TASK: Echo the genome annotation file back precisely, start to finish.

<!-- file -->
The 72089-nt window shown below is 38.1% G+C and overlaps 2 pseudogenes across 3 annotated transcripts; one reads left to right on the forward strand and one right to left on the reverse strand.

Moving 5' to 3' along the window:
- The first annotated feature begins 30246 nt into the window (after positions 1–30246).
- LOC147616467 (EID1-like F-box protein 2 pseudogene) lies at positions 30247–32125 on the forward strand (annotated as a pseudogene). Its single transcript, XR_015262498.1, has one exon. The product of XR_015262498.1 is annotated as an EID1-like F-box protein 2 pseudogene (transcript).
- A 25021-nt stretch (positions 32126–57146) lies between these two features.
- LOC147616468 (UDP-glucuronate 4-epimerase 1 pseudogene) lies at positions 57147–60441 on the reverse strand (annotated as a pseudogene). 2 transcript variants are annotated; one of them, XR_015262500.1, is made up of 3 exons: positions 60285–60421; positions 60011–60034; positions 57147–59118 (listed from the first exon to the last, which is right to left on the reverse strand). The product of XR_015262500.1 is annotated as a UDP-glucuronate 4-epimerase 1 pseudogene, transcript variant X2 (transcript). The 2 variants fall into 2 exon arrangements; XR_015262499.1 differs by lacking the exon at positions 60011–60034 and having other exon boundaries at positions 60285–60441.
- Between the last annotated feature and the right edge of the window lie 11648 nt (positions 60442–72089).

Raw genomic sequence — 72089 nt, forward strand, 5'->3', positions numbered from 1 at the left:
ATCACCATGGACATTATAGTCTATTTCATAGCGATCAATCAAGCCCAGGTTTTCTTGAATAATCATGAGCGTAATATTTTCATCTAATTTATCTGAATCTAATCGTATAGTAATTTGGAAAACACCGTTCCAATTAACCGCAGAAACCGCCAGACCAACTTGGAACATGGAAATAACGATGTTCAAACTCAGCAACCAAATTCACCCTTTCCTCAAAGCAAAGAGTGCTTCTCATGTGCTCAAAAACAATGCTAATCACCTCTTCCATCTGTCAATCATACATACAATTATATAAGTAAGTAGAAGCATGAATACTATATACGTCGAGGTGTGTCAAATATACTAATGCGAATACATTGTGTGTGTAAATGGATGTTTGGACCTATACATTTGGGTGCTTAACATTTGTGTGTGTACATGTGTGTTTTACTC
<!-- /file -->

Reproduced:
The 72089-nt window shown below is 38.1% G+C and overlaps 2 pseudogenes across 3 annotated transcripts; one reads left to right on the forward strand and one right to left on the reverse strand.

Moving 5' to 3' along the window:
- The first annotated feature begins 30246 nt into the window (after positions 1–30246).
- LOC147616467 (EID1-like F-box protein 2 pseudogene) lies at positions 30247–32125 on the forward strand (annotated as a pseudogene). Its single transcript, XR_015262498.1, has one exon. The product of XR_015262498.1 is annotated as an EID1-like F-box protein 2 pseudogene (transcript).
- A 25021-nt stretch (positions 32126–57146) lies between these two features.
- LOC147616468 (UDP-glucuronate 4-epimerase 1 pseudogene) lies at positions 57147–60441 on the reverse strand (annotated as a pseudogene). 2 transcript variants are annotated; one of them, XR_015262500.1, is made up of 3 exons: positions 60285–60421; positions 60011–60034; positions 57147–59118 (listed from the first exon to the last, which is right to left on the reverse strand). The product of XR_015262500.1 is annotated as a UDP-glucuronate 4-epimerase 1 pseudogene, transcript variant X2 (transcript). The 2 variants fall into 2 exon arrangements; XR_015262499.1 differs by lacking the exon at positions 60011–60034 and having other exon boundaries at positions 60285–60441.
- Between the last annotated feature and the right edge of the window lie 11648 nt (positions 60442–72089).

Raw genomic sequence — 72089 nt, forward strand, 5'->3', positions numbered from 1 at the left:
ATCACCATGGACATTATAGTCTATTTCATAGCGATCAATCAAGCCCAGGTTTTCTTGAATAATCATGAGCGTAATATTTTCATCTAATTTATCTGAATCTAATCGTATAGTAATTTGGAAAACACCGTTCCAATTAACCGCAGAAACCGCCAGACCAACTTGGAACATGGAAATAACGATGTTCAAACTCAGCAACCAAATTCACCCTTTCCTCAAAGCAAAGAGTGCTTCTCATGTGCTCAAAAACAATGCTAATCACCTCTTCCATCTGTCAATCATACATACAATTATATAAGTAAGTAGAAGCATGAATACTATATACGTCGAGGTGTGTCAAATATACTAATGCGAATACATTGTGTGTGTAAATGGATGTTTGGACCTATACATTTGGGTGCTTAACATTTGTGTGTGTACATGTGTGTTTTACTC